"It's one of the most favorite things I've done," he says. "There are large chunks in New Orleans, in southern Louisiana and the Gulf Coast, that have a general understanding of what's going on (with the oil disaster) but are in many respects disconnected — example: Tulane's student population. Something like this would provide them, and people like them, an opportunity to see it as it unfolded, to see the different communities involved."
Duin and Wheeler mapped out stories and scripts, between arguments and back and forths about plotting, storytelling and pacing.
"I'm basically writing the screenplay, and Shannon's a single-panel cartoonist," Duin says. "I'd give him the script and sample drawings, and of course Shannon would say, 'You're out of your mind.'"
As the book gets deeper south and deeper into the complexities and relationships of oil to the Gulf and its people, the stories get murky and collide, mimicking an ebb-and-flow that at first is much like oil and water, then gradually homogenizes. The Portlanders come to grips with their own misconceptions, and the characters that were once miles away from their lives become embedded into their own.
"You think oil is the problem? You ain't from around here. Oil is the solution."
Oil and Water's Portland characters first board a plane to solve an environmental crisis nobody else seems to care about, only to have those preconceived notions (and stereotypes) flipped upside-down, or defeated ("There's so much left to do ...").
While the Gulf Coast and its residents' lives crumble, the "do-gooders from Portland," as Duin describes them, face their own reality: They came, they saw, and they have absolutely nothing to do to help in the face of devastation they naively believed needed some liberal enlightenment and an eco-enema. The real-life group admits it was conscious of its "do-gooder" presence, and the last thing it wanted was to condescend to people on the coast.
"What do you do with these good intentions?" Wheeler says. "I don't know if I have a good answer."
The first several frames introduce the characters, who are both earnest and a bit holier-than-thou. "The BP spill is the worst environmental disaster of our lifetimes. The people there need to know we have not forgotten about them," says Emily as the group boards a Louisiana-bound plane. A few panels later and bleak, black images of smoke billowing from the Deepwater Horizon rig fill the page — followed by the group complaining about the heat and trading "poop" stories.
The next chapter introduces two African-American women who feed the Portlanders, as the visitors litter an office with laptops and water bottles ("We'll hit the city's 9th Ward after breakfast"). The women step outside for a cigarette: "Lemme get this straight," one asks. "They white. We black. They blue. We red. They rich ... and I got $53 to buy a week's worth of groceries. And they gonna tell our story?"
Duin admits those women are fictional — they served to project the group's anxiety about how its intentions would be received. A sign outside the church reads, "Where your deep gladness and the world's deep hunger meet" — an esoteric addition referencing a quote from theologian Frederick Buechner.
"We wanted to come down and get firsthand experience of what folks down there in Louisiana and Mississippi and Alabama (experienced) and bring it home and maybe change our lives a little bit, than pretend we could change or influence the lives down there," Duin says. "(Buechner's quote) isn't a theme I wanted to make too dramatic in the book, but I think that's a lot of what I think all of us were trying to do, and I'm sure that's not altogether different than what folks in Louisiana are trying to do to get through the day."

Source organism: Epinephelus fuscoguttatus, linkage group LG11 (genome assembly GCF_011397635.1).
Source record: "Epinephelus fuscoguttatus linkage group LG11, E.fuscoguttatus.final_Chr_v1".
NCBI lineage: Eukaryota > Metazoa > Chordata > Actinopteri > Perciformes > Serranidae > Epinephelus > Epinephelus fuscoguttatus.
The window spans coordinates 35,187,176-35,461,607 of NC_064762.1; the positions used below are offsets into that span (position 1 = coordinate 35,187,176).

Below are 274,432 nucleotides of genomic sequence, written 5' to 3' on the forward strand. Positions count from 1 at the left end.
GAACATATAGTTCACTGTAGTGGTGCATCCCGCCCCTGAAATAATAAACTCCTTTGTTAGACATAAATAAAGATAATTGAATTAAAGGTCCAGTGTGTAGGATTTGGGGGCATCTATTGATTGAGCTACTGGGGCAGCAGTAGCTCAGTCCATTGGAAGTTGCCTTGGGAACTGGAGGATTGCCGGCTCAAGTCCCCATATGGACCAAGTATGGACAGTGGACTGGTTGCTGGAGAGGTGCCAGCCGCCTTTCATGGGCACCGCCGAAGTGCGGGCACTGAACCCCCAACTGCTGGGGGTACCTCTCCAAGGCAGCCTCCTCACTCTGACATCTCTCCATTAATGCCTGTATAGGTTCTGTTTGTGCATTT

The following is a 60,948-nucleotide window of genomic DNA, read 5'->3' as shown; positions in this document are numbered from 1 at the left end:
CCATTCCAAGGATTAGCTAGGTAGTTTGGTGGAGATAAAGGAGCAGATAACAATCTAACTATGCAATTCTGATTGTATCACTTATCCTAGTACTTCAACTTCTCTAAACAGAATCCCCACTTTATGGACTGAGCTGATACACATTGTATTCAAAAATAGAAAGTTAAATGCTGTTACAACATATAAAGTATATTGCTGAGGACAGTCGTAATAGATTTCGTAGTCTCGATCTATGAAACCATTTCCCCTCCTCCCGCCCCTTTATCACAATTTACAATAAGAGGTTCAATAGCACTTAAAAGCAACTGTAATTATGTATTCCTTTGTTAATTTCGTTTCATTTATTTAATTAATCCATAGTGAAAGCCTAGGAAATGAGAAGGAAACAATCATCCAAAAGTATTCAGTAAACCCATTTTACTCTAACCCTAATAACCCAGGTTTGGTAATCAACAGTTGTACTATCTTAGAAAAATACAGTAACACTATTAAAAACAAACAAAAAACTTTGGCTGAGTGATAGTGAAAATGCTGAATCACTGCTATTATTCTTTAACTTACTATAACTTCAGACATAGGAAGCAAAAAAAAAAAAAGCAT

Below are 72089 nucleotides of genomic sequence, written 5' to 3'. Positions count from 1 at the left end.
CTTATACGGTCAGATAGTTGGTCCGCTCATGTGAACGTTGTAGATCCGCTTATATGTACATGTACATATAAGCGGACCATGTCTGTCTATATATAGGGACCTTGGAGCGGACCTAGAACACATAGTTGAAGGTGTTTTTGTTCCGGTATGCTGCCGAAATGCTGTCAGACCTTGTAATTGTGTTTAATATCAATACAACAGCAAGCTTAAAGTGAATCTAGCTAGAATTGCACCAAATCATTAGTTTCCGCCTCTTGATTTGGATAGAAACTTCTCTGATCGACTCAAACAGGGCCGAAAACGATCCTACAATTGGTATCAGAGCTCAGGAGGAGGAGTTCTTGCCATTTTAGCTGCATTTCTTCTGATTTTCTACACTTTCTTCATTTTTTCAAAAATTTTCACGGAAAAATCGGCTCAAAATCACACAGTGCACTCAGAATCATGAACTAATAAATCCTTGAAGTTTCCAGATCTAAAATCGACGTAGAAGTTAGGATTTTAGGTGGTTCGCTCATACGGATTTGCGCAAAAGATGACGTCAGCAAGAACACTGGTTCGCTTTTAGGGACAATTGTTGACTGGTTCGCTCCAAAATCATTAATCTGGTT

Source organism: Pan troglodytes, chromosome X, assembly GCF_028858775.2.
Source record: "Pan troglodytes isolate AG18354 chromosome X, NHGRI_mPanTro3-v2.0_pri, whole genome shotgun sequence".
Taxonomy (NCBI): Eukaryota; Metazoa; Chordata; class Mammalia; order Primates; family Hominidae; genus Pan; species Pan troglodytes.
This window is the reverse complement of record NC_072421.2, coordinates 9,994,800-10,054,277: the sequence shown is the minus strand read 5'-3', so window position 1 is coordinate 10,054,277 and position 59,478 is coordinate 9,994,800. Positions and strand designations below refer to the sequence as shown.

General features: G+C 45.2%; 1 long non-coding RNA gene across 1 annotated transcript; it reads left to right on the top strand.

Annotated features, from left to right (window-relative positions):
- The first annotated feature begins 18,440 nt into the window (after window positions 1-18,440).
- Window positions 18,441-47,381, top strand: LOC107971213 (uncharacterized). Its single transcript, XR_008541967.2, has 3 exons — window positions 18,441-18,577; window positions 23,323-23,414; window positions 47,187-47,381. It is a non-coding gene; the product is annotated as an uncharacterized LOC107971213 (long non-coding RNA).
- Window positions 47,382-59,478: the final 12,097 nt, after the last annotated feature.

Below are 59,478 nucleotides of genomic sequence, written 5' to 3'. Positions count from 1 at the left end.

The group received little press before its August 2010 trip, funded via a Kickstarter campaign that to Gulf residents may have seemed well-intentioned but unwelcome. The group knew it was entering territory that hesitates to welcome outsiders following disasters — from press, environmentalist agendas and scientists. The PDX 2 Gulf Coast trip had all of those — 22 people in tow, including community activists, videographers, high school teachers, and of course, a cartoonist and a newspaper columnist.
"We thought the primary thing we could do is bear witness, and bring back information as a caring community. It sounds a little trite, but it's a Portland thing," Rosen says. "And keep a story alive. Let people understand these are our neighbors, it's a big deal, and it's complicated."
Rosen admits those expectations proved much more difficult. "It floored me," he says. "I grew up in New York with a real New York Jew perspective. The South was one of those places I never appreciated and even had a disdainful attitude toward. ... People were skeptical, and maybe still are skeptical of us. The book lampoons the 'do-gooders from Portland' — 'Why don't you guys just raise money for the Gulf Coast?' — That's one of the things I'm proud of in the book. It asks, 'Why the hell are we even there?'"
Wheeler brought his sketchbook everywhere. He approached a taped-off stretch of beach on Grand Isle and crossed it. A beach-cleaning machine sat near mounds of tarry sand, and Wheeler got to work drawing. A BP employee approached Wheeler and told him to leave.
"We start talking about drawing, and we talked for 45 minutes about how the machine works, and he gave me a whole tour," he says. "Usually I'm sitting in a coffee shop, or at home alone, and I'm trying to remember things, searching on the Internet for an illustration or photograph for reference. There, I'm on the spot: 'What is this person saying, what is the soul of what's happening?'
"I did 300 pages in 10 days."
" ... and I don't know how much anger and frustration to stuff in the duffel bag and how much to leave behind."
Oil and Water
Written by Steve Duin
Art by Shannon Wheeler
Hardcover; 144 pages